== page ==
The Pearl By John Steinbeck Analysis

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There are such a large number of books in the world that we have soon to discover. Books that convey huge numbers of words that makes a remarkable story that can be significant whether we notice it or not. This specific story, The Pearl, ventures readers through this twisted story in a little town in Paz, on the shoreline of the Baja. Kino and, his better half, Juana live on the poor side of this town with their child named Coyotito. They soon found, as they think, the pearl of the world. They trust their lives could become better, however must to their dismay the pearl would convey obliteration and intense changes to their lives forever. The author, John Steinbeck, believes that greed is a corruption of evil that can only bring…show more content…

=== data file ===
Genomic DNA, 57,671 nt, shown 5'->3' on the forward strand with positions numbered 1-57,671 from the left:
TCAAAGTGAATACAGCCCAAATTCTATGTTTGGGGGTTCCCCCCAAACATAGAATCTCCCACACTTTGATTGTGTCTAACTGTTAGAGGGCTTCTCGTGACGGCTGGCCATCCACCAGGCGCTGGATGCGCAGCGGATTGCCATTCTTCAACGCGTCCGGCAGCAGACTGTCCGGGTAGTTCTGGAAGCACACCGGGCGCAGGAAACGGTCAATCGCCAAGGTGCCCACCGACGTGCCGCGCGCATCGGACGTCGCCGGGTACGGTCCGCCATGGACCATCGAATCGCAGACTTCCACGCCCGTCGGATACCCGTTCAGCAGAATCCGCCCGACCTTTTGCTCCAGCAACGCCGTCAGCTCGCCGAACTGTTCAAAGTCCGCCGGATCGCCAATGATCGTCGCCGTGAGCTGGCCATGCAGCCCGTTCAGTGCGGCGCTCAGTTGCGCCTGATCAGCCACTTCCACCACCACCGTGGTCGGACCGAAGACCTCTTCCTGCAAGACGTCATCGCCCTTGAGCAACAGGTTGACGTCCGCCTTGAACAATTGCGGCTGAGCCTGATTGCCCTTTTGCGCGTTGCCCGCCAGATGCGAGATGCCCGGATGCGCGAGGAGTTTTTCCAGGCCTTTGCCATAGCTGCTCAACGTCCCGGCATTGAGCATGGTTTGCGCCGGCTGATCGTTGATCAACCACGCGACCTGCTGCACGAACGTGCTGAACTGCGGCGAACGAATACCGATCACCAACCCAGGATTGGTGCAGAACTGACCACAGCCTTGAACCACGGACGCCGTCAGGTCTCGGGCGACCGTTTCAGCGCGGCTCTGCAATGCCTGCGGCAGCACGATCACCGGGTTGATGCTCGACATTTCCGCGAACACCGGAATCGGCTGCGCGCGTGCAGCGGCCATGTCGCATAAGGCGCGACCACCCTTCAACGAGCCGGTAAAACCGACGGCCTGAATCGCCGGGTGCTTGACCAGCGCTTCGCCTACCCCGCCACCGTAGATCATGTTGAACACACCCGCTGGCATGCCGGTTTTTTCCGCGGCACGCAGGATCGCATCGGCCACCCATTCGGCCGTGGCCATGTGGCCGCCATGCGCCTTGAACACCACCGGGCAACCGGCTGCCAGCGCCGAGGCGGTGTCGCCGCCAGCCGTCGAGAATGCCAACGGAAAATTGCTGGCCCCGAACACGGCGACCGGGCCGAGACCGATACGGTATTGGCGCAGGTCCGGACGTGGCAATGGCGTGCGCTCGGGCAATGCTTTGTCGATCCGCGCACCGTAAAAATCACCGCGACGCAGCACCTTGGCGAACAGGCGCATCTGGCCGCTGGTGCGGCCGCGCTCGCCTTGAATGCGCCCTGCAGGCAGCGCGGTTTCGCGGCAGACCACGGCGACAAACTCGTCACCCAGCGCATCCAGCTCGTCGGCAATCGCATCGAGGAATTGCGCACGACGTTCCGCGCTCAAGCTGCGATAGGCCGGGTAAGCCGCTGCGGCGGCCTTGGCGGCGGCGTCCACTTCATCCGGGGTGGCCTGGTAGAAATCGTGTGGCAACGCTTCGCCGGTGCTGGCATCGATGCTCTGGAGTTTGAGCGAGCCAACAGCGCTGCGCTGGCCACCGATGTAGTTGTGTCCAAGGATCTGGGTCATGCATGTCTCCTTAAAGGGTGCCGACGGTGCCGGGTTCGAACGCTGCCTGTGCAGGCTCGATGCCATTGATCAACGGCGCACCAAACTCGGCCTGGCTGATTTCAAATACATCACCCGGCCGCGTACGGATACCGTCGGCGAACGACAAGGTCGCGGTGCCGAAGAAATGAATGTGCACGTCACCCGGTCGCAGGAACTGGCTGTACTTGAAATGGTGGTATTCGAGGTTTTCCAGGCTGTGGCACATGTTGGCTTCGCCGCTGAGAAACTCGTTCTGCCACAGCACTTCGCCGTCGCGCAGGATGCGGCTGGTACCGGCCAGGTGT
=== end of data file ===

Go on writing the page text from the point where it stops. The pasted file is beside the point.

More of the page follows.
In Chapter 4 Kino proclaims, “I am cheated . . . My pearl is not for sale here. I will go, perhaps even to the capital” (52). For this reason, it showed the voracious side of Kino as he denies every one of the offers given towards the pearl. Even when he could’ve made a decent amount off from the pearl buyers. He needed the wealth and he wouldn’t stop until he receives every inch of wealth there was. Another character who longed for similar esteems was the rich doctor. The doctor was the opposite of a doctor that you would anticipate. He was a perplexing character who only cared about things such as pleasure and wealth. When Coyotito was ill, he wasn’t concern and declines to treat Coyotito. Before long as he found out about Kino’s pearl, he talks as though he proposed on curing Coyotito from the start, however his goals were only to track the pearl. Particularly in chapter 1, The doctor communicates, “No, they never have any money. I, I alone in the world I am supposed to work for nothing—and I am tired of it. See if he has any money (Steinbeck 11)! Furthermore, the novelist affirms that the doctor is so greedy to the point that he refuses to cure the defenseless newborn child since they are fiscally poor Indians that don’t have much to offer him in return of his services. The doctor’s words and how he represents himself indicated how humankind battles with avarice. Steinbeck utilizes
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